Saturday, 14 September 2013

All that glitters...

Should I have felt ashamed? Or, even worse: afraid? Afraid that at any moment the police would knock on the door and demand to search the premises, perhaps even to seize my possessions? And all because I couldn't resist listening to something that I'll never again hear on the radio. Regardless of what anybody actually thinks of the song itself it's just not going to get airplay... because once someone has done something despicable, their creative output has to be eradicated from all forms of public exposure too.

It's not that 'I Didn't Know I Loved You ('Til I Saw You Rock'n'Roll)' was ever a favourite of mine, but it was a song that my nine-year old self did rather like. When it turned up on a CD in our local charity shop, I had the desire to hear it again. That stomping glam rock rhythm had me bouncing around in my chair and singing along. Mr SDS cheerfully enlightened me to the fact that when he was at school the lyrics had been memorably changed to, “I didn't know I loved you 'til I saw your sausage roll” as well as the somewhat more unsavoury but typically puerile version, “hairy hole”. Ahem. But I think everybody I knew liked a little bit of Gary Glitter back in the day. I recall walking down the road with my school-friends singing 'I Love You Love' in unison, twirling our satchels theatrically, then collapsing into giggles, the kind that made our chests ache and our eyes stream. It was all so innocent, or so we thought. I certainly never fancied GG, nor (thankfully) did I want him as a Fantasy Dad, but he could sing a good, catchy, rebel-rousing tune and had a unique stage presence that was hard to ignore.

I enjoyed the song yesterday. It was just a song. However, there was something inside me that made me feel I shouldn't be listening to it. Was it like some kind of guilt by association? Was it the fear that if the neighbours were to hear Mr Gadd's distinctive vocals through our wafer-thin walls, they would assume terrible things about us too? Is that why it will never be included in a Top of the Pops repeat or any other TV broadcast in which it might have featured? Although, in a way, not to include it is a bit like trying to re-write history. Acknowledging its existence isn't the same as condoning his behaviour....but it seems that way somehow. There is also the argument that a convicted criminal shouldn't be entitled to earn further royalties, and that a radio station could lose revenue from advertisers if it played something that could be considered offensive. So is it just easier to pretend it didn't exist than to have to explain or justify its inclusion?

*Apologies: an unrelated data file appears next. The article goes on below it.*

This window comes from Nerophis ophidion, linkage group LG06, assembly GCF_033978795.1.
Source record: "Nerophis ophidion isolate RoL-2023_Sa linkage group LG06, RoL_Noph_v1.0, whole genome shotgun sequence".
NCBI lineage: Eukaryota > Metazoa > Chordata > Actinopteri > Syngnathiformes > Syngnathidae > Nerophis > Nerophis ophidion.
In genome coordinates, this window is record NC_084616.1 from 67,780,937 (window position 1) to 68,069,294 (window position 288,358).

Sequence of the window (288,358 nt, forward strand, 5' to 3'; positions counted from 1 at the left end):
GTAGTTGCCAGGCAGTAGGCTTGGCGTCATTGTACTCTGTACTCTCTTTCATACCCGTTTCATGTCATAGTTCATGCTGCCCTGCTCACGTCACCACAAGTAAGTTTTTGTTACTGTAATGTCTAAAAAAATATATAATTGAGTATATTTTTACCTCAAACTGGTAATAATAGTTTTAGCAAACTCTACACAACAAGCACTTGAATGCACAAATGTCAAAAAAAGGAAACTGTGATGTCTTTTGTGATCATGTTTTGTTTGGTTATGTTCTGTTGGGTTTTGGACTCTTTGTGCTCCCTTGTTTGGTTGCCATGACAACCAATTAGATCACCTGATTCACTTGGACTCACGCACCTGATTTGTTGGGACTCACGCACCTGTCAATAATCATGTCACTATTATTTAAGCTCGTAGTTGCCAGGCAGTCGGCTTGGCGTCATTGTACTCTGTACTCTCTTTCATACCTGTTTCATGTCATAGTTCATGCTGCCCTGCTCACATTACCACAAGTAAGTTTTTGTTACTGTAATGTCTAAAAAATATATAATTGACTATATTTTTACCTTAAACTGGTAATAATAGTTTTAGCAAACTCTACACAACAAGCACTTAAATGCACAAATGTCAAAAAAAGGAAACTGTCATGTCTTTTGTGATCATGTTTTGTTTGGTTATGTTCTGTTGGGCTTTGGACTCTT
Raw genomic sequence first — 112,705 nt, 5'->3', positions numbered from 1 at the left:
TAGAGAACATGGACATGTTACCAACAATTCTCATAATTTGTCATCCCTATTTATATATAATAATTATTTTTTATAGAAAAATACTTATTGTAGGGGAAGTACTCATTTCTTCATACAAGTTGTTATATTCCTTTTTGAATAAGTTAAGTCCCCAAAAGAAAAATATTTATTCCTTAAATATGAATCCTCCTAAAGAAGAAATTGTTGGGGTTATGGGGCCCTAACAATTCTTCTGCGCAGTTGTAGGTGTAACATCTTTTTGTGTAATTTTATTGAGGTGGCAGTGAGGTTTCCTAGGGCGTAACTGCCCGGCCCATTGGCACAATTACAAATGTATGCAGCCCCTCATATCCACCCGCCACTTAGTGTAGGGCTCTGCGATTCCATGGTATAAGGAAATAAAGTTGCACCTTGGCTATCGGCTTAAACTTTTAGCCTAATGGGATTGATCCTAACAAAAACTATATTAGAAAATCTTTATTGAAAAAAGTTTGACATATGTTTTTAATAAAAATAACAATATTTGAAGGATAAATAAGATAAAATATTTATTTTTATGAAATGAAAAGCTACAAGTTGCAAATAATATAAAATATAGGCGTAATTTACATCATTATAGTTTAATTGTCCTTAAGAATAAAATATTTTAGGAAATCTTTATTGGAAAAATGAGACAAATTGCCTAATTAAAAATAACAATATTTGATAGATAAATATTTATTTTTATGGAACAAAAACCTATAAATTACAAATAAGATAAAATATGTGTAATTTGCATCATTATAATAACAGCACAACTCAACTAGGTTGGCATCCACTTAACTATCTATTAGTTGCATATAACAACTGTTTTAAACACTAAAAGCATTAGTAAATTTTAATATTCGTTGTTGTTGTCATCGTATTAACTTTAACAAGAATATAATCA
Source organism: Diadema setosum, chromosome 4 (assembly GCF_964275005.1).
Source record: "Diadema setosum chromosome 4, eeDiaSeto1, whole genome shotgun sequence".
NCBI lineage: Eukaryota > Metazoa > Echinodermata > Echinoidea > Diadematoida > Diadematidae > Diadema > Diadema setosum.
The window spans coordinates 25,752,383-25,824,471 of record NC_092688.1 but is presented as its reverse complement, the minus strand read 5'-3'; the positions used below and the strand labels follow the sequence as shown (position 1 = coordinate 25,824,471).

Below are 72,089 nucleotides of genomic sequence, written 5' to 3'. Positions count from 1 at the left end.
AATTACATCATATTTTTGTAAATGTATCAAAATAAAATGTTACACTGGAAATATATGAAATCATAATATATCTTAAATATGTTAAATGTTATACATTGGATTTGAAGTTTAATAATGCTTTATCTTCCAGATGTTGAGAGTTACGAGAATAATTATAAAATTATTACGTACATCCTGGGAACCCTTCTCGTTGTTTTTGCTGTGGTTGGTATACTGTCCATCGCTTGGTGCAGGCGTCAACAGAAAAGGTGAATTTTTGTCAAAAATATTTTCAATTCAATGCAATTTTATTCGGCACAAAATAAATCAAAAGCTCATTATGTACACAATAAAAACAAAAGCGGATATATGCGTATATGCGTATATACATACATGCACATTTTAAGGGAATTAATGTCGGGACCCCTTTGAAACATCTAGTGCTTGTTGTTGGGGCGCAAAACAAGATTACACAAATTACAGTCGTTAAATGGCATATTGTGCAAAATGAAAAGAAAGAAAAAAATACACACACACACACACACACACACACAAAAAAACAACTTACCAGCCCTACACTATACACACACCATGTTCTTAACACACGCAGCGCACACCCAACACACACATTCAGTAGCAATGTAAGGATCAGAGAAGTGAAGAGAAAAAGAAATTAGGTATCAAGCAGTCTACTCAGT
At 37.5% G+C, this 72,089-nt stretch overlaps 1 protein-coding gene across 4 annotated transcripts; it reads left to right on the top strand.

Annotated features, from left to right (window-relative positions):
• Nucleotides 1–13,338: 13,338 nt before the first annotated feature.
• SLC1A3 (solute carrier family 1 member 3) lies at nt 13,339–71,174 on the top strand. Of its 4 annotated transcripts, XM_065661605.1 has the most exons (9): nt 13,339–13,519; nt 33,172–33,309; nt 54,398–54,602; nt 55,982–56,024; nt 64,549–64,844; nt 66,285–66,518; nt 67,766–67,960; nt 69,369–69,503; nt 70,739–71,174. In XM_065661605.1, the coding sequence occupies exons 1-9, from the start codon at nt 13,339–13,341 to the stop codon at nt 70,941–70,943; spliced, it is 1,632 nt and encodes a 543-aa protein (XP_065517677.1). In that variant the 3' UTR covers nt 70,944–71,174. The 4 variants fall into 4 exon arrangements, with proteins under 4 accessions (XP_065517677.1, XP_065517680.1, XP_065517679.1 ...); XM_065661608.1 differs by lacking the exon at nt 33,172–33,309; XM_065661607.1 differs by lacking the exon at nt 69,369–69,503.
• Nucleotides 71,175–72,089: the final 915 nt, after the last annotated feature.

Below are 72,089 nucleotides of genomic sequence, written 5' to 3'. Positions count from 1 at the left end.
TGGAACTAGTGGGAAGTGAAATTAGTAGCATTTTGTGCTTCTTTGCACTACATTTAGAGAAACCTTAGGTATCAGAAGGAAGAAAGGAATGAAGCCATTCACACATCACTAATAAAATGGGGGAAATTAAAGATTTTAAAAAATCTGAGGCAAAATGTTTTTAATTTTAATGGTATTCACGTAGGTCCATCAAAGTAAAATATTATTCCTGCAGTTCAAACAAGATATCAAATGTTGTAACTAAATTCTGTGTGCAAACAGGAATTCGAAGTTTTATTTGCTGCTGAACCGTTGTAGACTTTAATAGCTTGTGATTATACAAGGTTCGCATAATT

Thinking about this reminded me of a blog post I read a while back (unfortunately I can't remember where) in which the writer expressed his personal dilemma at having loved a particular band's music for years only to later discover that they supported far right politics. It didn't stop him liking the songs he'd always liked but it made him feel differently disposed towards them as a whole. His taste in music was separate from his taste in politics, but they all get tangled up together in this business, don't they? I guess the same could be said about attitudes to many people in the public eye with a creative output – authors, artists, comedians, actors – if we discover that they're wife-beaters or racists or anything else that we're repelled by, how do we then feel about the things they made, played or did that we originally liked for very different reasons? Our judgements feel tarnished, our integrity in doubt, yet they weren't made or based on the same grounds. I think there's an instinctive and self-protective need to disconnect ourselves completely, even though it is actually a denial of our intrinsic, personal taste in one relatively small aspect of life.